BY MACHEL WAIKENDA
“Vijana msilale, lale lale. Vijana msilale, bado mapambano! Mapambano, mapambano!” his thunderous voice would stir up the crowd whenever he stood up. This accompanied by a trademark flywhisk waving at the crowd and trademark jig was the public persona that came to be associated with Gerald Otieno Kajwang’.
Indeed, an American actor, who has since died, Christopher Reeve, once said; “What makes Superman a hero is not that he has power, but that he has the wisdom and the maturity to use the power wisely. From an acting point of view, that’s how I approached the part.”
Love him or hate him, the late Homa Bay Senator Otieno Kajwang’ was a national hero in many aspects and one who should be celebrated by all Kenyans. Like any other human being, Kajwang’ had his own faults but it is important that we celebrate his life and his role in the entrenchment of democracy in the country.
For a man who spent 12 of his 17 years in politics in Opposition benches, he was always a thorn in the flesh of the government of the day. But he was also a man who breathed life and humour into the political scene whether in government or at Opposition rallies.
Kajwang’ will always be remembered for his “soloist” role as he led crowds in singing “bado mapambano!” The song became his trademark and always stirred any crowd in any corner of the country, so much so that he never passed an opportunity to dance to its accompaniment at the podium or among adulatory crowds.
When he was appointed minister in the Grand Coalition Government in 2008, Kajwang’ made one of the most memorable addresses to the media. At his first press conference, he recalled how he was in the bedroom with his wife when he received the news that he had been appointed Cabinet Minister and immediately broke into a dance.
And in dramatization that was characteristic of all his addresses, the former Immigration Minister danced his way while singing his favourite tune “mapambano” to end the interview as he expressed his excitement on his new role in government.
Kajwang’ was extremely loyal to his party, its leadership and even the government as he served as minister. He has left a great lesson to Kenyans on staying true to your cause and being loyal. He even at one time protested the suggested renaming of Mbita Constituency to Suba North in the 2012 boundaries review. No one throws away a shirt just because some patchwork has been added on to it. In fact, one treasures the garment more, for it is still the same shirt. So, Mbita it remained.
As colleagues in Parliament eulogized him, one could tell that he made an impact in the life of both senior politicians and newcomers. From his colleagues’ statements, it is clear that he was a jovial man who made all those he met laugh and smile.
Many described him as a friend and a man who did not keep a grudge, was forthright and distinguished political differences from friendship. It leaves no doubt in followers of parliamentary debates that Kajwang’ was not just funny but was forthright, candid and UNAPOLOGETIC when he addressed issues of national importance.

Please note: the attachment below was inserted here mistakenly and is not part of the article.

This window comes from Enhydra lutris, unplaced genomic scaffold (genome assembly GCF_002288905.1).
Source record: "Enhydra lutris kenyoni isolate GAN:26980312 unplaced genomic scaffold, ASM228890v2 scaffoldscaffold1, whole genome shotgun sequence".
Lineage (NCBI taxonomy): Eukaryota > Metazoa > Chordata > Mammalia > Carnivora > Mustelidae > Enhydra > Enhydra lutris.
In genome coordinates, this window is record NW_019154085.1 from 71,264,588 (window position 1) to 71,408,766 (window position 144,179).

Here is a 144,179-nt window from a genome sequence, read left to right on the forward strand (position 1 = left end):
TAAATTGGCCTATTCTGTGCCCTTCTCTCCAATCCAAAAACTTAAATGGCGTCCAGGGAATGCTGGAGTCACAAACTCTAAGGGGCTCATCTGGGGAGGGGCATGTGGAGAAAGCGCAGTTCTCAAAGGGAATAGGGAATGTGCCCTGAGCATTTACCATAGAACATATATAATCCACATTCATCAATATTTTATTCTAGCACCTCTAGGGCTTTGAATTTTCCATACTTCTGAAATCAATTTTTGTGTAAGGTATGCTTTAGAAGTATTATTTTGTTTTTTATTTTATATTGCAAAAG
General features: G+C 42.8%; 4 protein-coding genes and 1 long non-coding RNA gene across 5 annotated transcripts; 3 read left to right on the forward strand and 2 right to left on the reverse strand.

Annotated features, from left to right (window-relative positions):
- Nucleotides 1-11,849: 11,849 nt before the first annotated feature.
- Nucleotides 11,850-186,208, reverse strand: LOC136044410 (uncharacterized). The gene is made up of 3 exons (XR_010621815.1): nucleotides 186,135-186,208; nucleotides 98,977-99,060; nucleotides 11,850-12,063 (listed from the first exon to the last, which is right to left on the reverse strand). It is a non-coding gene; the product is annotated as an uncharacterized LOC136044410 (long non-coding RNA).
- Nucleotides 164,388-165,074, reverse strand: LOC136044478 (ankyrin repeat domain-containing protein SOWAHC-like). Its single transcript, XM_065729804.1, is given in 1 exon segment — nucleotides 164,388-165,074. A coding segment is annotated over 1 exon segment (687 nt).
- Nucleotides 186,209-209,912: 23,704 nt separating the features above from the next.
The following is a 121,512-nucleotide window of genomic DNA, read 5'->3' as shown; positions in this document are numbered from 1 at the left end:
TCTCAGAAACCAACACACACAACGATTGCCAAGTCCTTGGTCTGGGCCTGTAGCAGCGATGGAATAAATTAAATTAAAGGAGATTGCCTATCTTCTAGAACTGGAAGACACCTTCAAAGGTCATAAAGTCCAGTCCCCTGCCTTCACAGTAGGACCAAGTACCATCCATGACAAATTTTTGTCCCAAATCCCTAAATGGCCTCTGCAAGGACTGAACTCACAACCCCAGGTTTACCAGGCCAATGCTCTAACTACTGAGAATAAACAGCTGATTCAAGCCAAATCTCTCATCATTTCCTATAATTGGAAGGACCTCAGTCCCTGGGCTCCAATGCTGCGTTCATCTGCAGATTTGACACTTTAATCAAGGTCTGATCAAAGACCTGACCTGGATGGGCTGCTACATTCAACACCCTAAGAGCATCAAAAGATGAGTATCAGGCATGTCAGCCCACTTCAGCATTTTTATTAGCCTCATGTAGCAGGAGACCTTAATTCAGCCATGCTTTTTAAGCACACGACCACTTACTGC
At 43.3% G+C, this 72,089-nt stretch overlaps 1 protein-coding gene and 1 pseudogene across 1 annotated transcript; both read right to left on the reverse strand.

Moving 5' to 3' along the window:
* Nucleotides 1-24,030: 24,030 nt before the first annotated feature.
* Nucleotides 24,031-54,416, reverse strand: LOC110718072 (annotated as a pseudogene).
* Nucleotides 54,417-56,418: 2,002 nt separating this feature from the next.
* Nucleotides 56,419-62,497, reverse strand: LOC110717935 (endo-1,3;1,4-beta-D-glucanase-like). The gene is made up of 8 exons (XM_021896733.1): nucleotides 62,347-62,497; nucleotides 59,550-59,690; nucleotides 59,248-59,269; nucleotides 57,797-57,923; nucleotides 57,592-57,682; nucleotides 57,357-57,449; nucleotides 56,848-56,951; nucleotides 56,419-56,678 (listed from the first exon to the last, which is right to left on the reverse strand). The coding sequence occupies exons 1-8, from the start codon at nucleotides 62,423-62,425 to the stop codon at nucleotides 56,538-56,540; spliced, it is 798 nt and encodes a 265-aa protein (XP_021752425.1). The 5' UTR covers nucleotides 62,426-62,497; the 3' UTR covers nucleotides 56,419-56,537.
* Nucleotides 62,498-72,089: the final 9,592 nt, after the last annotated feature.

In his condolence message, President Uhuru Kenyatta describes the late Senator as “an eloquent debater, patriot and nationalist.” CORD leader Raila Odinga said that he had lost “a top leader, adviser and pillar” in his political circle.
His role in politics and especially the fight against single party rule in the country will remain edged in everyone’s minds. As a first-term MP after winning the Mbita Parliamentary seat in 1997, Kajwang’ tabled a vote of no confidence that saw the then Vice President, the late George Saitoti, almost sent home.
As Immigration Minister, Kajwang’ abolished the need for Kenyans to travel all the way to their ancestral homes in order to be issued with national Identity Cards. This was the beginning of major reforms in the way Kenyans register for their national IDs.
While many thought that his “mapambano” tune was about political contest, keener observers would tell you that he was never satisfied with any progress made. Kajwang always believed that Kenyans deserved more than what the leadership was delivering and that why there was need to push the envelope farther.
The late Senator Kajwang’ was also an achiever; he was the first lawyer to come from his clan and family, which has inspired many others after him. He was also the second Cabinet Minister from Mbita after the late Tom Mboya who was in the first post-independence Cabinet.
Yes, Kajwang’ was expelled during the heady days at university for allegedly leading a strike; the Law Society of Kenya also struck him off the advocates roll for a while. But that notwithstanding, his contribution and impact in Kenyan politics and nationhood will never be forgotten for ages to come.
As Gerald Otieno Kajwang’ is laid to rest, let us blare his clarion call “bado mapambano” louder since Kenyans deserve more, and let this be our drive to achieve more and prosper as a country.
May the Lord rest his soul in eternal peace.
(The writer is a political and communications consultant. Twitter @MachelWaikenda)